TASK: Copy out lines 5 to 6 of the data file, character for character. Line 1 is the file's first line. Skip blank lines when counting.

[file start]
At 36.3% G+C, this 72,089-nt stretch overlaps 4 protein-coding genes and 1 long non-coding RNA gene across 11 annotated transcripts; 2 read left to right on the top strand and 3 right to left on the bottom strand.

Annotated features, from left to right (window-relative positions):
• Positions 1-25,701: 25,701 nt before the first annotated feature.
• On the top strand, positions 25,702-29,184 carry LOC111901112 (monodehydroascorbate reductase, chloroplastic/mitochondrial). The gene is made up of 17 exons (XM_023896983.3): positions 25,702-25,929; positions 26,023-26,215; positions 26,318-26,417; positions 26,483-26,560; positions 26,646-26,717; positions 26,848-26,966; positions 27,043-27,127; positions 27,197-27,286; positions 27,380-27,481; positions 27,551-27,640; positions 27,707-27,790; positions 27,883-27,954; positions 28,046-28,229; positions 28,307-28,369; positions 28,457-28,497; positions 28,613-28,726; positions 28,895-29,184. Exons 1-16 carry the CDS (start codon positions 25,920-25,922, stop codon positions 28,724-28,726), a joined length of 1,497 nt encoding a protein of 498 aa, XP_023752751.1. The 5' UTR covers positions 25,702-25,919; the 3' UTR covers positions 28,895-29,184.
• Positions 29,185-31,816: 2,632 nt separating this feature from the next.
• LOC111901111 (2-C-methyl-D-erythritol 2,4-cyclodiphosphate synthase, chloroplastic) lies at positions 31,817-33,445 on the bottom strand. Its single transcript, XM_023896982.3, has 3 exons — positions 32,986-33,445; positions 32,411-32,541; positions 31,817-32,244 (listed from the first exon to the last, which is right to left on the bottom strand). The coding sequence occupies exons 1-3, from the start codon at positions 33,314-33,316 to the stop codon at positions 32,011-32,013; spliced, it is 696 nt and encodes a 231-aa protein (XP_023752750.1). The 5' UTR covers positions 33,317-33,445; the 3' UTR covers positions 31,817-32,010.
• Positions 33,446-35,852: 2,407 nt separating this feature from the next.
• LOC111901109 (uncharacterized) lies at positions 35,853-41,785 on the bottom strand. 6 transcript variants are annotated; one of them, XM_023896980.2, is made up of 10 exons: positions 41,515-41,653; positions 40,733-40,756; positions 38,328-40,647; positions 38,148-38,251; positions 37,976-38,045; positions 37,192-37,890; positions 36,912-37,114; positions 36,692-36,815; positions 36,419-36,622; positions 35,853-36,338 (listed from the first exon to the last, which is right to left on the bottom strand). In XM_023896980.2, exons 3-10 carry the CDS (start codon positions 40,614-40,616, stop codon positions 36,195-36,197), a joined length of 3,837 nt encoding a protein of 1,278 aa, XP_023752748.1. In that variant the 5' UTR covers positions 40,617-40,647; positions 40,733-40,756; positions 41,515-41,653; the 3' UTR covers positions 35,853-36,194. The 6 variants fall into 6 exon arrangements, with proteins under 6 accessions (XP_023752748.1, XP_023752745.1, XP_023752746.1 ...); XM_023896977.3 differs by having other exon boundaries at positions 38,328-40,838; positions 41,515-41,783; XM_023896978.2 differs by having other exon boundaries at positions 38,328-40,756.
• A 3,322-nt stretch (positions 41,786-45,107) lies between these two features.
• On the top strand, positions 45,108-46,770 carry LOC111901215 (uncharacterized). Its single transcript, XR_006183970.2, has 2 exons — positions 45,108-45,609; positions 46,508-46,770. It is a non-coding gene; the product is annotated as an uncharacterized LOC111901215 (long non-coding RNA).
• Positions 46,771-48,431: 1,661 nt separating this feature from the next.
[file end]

• Positions 29,185-31,816: 2,632 nt separating this feature from the next.
• LOC111901111 (2-C-methyl-D-erythritol 2,4-cyclodiphosphate synthase, chloroplastic) lies at positions 31,817-33,445 on the bottom strand. Its single transcript, XM_023896982.3, has 3 exons — positions 32,986-33,445; positions 32,411-32,541; positions 31,817-32,244 (listed from the first exon to the last, which is right to left on the bottom strand). The coding sequence occupies exons 1-3, from the start codon at positions 33,314-33,316 to the stop codon at positions 32,011-32,013; spliced, it is 696 nt and encodes a 231-aa protein (XP_023752750.1). The 5' UTR covers positions 33,317-33,445; the 3' UTR covers positions 31,817-32,010.